As a sales manager who has the great joy of managing a remote sales team, tracking rep performance with sales metrics is now as crucial as ever.
Remote working means I only have sales metrics to rely on to determine how productive any one of my sales reps is on a given day.
Put more directly, I live and die by sales performance metrics.
To establish just how productive a sales rep is, different sales metrics need to be tracked depending on the role, the product or the type of company the sales rep is selling for.
There isn't a one size fits all approach.
For example, I once had a target of $67k per month when selling document solutions. However, my average deal size was $14k, with a closing ratio of one in four. Therefore I had to have twenty deals on the go to hit my revenue target.
When booking appointments as a BDR, I converted one in seven conversations into a meeting. With a target of twenty bookings per month and a 25% cancellation/reschedule rate, I had to book twenty-five meetings per month, which meant I had to have fourteen conversations daily to hit my target. With these metrics in mind, I managed to book thirty meetings in one month.
I love sales metrics because it removes the emotional element many sales reps get caught up in when selling. Unfortunately, emotional selling leads to stress and poor performance, which isn't advantageous for anyone involved.
As long as my sales team focuses on the metrics, the successful results should fall into place.
Below I'll share with you some of the best sales performance metrics to better understand what changes need to be made to drive further success across your team.
Sales Activity Metrics
Sales is a numbers game, and it's only through consistent activity that positive results can be achieved. By implementing top-of-funnel sales activity metrics, you'll gain good insights into how much action is required to generate a specific outcome.
Not having enough conversations? Make more dials. Not making enough dials? Discuss time management with the rep who is falling behind.
Sales activity metrics track the amount of activity a sales representative completes daily in order to help sales managers make decisions that can influence overall sales results.
These metrics would be typically beneficial for members of your outbound sales team, such as business development representatives or sales development representatives.
Activity metrics may consist of any of the following:
Top-of-funnel metrics should be reviewed daily, weekly and monthly to ensure that the sales team stays on track and hits their quotas. If a sales rep isn't meeting their metrics, discuss what is holding them back and what needs to be done to increase their performance.
Sales Pipeline Metrics
The sales pipeline is equally essential for sales performance metrics. You can identify potential problems by tracking how many opportunities are in each stage of the sales process. For example, suppose you have a high number of deals stagnating in the proposal stage. In that case, it may be due to a lack of follow-up or the quality of the proposal itself. By tracking these metrics, you can make changes to your process accordingly.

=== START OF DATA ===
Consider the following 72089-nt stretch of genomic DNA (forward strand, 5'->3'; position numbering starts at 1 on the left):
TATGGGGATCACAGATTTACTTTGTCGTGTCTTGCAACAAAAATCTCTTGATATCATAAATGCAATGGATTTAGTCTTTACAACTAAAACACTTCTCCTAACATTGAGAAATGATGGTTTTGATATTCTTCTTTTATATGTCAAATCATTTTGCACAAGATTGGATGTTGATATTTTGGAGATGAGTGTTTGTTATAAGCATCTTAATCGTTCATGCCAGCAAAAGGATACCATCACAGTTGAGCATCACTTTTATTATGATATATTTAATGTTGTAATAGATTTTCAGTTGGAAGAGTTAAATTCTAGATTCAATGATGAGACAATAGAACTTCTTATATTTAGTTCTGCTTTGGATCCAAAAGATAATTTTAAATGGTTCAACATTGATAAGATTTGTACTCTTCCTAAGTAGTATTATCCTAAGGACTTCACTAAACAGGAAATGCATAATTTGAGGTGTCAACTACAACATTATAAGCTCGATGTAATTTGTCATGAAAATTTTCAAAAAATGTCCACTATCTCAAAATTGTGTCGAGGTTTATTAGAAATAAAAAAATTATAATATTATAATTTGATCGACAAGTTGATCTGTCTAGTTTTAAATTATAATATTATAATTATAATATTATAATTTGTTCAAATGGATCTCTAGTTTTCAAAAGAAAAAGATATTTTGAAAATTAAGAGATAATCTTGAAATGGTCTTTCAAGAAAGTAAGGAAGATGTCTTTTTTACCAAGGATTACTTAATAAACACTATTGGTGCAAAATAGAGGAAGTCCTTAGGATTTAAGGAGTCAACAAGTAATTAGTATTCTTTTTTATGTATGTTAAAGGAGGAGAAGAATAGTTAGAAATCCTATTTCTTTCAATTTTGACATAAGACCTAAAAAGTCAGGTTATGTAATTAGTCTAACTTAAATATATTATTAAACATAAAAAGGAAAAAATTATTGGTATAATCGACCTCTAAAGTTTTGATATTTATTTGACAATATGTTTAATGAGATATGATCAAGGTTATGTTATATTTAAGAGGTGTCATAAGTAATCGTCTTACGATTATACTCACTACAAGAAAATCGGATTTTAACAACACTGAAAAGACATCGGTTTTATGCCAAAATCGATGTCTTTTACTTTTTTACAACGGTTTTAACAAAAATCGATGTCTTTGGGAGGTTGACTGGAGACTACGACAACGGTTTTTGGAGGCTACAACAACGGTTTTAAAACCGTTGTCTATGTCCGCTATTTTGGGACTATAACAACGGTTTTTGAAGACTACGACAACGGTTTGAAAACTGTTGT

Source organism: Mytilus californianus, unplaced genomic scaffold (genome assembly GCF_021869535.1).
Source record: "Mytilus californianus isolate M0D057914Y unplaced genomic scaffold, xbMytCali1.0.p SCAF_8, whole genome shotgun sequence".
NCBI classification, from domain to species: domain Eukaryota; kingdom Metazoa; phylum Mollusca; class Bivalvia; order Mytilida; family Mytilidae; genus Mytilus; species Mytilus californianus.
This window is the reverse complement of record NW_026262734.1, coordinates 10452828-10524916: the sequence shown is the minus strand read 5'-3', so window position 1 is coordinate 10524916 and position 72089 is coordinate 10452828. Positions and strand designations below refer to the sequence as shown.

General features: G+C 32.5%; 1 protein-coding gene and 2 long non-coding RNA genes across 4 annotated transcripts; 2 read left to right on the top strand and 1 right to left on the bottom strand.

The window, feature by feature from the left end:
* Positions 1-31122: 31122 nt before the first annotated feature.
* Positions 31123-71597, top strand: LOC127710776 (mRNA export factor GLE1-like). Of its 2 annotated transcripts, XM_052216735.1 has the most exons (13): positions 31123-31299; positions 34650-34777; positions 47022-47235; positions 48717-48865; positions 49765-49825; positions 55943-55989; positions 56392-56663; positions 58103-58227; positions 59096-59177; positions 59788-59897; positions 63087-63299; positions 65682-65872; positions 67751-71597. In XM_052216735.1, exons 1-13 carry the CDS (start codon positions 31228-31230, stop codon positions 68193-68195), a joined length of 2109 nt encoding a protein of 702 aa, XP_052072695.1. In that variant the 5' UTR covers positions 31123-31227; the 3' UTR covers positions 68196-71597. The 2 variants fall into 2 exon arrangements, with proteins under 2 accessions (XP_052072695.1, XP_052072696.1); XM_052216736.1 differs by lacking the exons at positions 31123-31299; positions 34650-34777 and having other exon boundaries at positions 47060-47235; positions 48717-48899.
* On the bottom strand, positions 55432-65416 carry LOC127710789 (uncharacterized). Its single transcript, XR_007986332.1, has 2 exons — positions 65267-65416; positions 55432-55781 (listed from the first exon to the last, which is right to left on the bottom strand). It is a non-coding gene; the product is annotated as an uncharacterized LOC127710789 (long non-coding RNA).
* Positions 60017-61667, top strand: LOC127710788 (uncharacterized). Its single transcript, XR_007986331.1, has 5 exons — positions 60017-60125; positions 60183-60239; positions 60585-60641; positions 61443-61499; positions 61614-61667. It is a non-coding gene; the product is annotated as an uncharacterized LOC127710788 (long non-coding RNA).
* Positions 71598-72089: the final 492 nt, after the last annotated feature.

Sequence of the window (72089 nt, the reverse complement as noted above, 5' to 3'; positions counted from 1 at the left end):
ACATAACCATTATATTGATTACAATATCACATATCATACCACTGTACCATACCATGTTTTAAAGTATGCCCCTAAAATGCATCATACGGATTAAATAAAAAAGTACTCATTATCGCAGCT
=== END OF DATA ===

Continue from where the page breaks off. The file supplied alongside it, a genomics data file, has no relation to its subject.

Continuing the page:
The sales pipeline metrics should be reviewed daily, weekly and monthly. By tracking the sales pipeline, you'll know how much revenue will come in and when. These metrics are also helpful for forecasting purposes.
Some things to consider when tracking the sales pipeline sales performance metrics are:
Both sales activity and pipeline metrics should be reviewed regularly to ensure that the sales team is on track to hit their targets. For example, suppose either metric falls below your company benchmarks. In that case, it's essential to look closely to see what might be causing the issue.
Productivity Sales Metrics
Last but not least, productivity metrics. To be a productive sales rep, you need to balance your time wisely to hit the number of activities required to achieve the necessary sales result.
A few metrics can be used to measure productivity, but they will vary depending on the sales process and team structure. Here are a few metrics to consider:
Productivity metrics are essential to track as they help identify if a sales rep isn't hitting their targets due to poor planning or other inefficiencies. In addition, by monitoring productivity metrics, managers can work with their sales reps to help them improve and become more productive.
Many metrics can be used to measure sales performance, but the ones you track will depend on your business goals and objectives.
I mainly focused on sales metrics that directly impact rep performance for this post. Without an effective sales operation to bring business in, metrics like customer lifetime value, slip rate and churn rate won't mean much. However, you can more effectively drive results and improve performance by focusing on the inputs - which you, as a sales rep or sales manager, have complete control over.
Matt Jennings is Sales Professional with over seven years of experience across outbound, full cycle account and business development management, sales management, and sales operations. His sales experience has had him working Document, SaaS and Financial Services vertical markets and booking some of the world’s largest companies exceeding multiple billion dollars in turnover. In addition, he has experience selling across APAC, EU, UK and US regions. Matt now heads up Sales Operations at Sales Science and writes sales focused educational content at matjen.com.